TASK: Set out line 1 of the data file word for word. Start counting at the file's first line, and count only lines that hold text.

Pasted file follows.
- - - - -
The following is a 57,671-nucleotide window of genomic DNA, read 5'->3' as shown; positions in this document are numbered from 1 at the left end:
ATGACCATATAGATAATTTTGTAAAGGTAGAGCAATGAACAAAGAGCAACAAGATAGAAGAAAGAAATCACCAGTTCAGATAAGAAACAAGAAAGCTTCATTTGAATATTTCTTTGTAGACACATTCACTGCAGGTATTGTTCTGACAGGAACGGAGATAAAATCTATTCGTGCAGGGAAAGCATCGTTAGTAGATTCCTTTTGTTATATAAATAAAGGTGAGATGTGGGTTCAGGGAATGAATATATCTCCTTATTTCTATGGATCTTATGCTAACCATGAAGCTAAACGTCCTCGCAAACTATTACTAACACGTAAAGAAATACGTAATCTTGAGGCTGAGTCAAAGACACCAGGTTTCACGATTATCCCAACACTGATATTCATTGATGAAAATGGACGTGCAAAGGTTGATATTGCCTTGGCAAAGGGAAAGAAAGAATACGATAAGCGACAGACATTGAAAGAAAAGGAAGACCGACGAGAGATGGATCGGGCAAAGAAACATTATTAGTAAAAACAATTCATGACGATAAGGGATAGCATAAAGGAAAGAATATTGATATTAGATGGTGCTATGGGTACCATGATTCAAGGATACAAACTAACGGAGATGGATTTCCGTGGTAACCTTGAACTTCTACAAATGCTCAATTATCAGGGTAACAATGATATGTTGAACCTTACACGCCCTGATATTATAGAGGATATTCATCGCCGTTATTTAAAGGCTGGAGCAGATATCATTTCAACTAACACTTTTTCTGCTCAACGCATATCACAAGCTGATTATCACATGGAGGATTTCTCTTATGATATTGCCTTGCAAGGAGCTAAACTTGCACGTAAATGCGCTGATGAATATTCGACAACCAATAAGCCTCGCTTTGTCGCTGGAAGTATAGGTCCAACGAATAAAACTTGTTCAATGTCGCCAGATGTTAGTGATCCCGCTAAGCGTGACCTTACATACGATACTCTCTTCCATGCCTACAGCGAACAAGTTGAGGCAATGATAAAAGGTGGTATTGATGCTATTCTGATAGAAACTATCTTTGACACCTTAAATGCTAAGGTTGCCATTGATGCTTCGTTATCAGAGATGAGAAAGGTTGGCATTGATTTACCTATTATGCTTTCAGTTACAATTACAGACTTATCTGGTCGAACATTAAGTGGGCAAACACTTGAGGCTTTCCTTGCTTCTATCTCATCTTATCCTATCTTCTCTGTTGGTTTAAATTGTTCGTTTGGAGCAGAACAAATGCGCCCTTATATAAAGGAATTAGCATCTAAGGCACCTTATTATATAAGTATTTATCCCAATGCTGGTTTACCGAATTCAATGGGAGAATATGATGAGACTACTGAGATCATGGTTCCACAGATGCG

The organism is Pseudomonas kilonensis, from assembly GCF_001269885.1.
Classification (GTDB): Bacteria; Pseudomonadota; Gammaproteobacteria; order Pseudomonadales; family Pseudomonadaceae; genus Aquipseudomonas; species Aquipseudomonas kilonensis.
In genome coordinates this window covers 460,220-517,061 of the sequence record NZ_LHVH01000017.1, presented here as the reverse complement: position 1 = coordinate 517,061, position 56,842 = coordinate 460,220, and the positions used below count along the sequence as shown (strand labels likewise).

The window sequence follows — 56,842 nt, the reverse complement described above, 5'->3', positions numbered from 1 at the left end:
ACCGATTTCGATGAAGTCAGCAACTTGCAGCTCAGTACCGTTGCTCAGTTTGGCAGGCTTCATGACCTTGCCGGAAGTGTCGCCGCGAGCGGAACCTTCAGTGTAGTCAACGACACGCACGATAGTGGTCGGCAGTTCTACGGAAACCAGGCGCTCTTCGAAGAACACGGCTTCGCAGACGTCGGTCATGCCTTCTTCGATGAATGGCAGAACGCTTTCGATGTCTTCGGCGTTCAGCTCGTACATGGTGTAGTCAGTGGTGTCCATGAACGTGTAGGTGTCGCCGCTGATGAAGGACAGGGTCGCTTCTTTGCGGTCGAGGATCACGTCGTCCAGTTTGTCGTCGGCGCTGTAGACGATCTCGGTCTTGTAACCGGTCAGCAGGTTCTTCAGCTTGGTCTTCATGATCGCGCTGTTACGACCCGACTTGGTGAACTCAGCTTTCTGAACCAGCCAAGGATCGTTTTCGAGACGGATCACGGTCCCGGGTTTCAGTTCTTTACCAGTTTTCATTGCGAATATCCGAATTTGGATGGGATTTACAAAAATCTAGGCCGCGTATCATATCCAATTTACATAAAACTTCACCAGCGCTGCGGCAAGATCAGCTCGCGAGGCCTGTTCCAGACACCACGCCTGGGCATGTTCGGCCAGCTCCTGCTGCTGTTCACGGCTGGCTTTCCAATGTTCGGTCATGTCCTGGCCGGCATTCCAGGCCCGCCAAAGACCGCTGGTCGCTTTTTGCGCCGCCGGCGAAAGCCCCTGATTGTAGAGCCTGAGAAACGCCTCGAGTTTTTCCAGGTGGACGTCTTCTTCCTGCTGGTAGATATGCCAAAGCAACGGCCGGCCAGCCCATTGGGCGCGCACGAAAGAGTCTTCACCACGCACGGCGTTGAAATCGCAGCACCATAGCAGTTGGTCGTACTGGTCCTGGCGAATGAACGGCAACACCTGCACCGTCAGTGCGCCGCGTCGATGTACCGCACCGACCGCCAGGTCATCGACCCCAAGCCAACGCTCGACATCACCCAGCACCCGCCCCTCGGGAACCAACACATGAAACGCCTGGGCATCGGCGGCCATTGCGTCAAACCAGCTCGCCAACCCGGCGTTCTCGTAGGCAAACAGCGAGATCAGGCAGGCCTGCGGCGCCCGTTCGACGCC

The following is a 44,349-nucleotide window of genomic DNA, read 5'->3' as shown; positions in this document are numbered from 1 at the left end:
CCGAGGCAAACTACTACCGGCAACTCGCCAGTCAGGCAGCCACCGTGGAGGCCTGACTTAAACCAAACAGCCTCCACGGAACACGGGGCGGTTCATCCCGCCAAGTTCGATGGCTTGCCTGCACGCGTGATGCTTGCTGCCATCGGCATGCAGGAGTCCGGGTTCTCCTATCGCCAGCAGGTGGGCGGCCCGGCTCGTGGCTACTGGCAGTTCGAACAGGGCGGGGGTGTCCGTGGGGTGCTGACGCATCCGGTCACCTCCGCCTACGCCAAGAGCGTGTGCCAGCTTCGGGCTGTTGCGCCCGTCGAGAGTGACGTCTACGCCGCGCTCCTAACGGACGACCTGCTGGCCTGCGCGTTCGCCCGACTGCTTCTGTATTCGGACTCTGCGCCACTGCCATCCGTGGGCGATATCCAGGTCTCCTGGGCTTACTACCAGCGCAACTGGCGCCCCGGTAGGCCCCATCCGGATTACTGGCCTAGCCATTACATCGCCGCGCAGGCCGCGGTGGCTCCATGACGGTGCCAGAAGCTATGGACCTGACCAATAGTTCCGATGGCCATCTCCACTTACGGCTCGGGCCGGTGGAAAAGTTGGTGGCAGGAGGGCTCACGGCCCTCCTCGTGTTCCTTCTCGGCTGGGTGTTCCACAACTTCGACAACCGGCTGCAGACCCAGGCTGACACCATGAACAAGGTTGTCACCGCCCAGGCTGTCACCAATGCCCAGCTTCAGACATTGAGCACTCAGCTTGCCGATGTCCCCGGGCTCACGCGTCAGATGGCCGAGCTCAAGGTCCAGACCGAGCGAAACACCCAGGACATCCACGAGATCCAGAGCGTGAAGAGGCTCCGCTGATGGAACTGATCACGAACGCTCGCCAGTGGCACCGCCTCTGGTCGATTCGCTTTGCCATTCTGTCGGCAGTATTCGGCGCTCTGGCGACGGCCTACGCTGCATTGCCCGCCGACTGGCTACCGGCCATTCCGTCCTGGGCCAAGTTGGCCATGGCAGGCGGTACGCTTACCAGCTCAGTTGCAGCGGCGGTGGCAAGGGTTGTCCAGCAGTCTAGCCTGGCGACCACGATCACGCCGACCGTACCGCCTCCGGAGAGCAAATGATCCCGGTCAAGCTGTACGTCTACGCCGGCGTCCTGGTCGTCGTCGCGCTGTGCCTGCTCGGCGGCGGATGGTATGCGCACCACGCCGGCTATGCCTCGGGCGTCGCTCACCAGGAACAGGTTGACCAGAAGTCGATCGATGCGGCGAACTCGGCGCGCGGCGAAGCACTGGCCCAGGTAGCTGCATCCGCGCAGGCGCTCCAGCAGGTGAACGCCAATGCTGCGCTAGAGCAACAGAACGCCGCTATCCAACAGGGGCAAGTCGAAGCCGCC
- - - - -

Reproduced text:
The following is a 57,671-nucleotide window of genomic DNA, read 5'->3' as shown; positions in this document are numbered from 1 at the left end: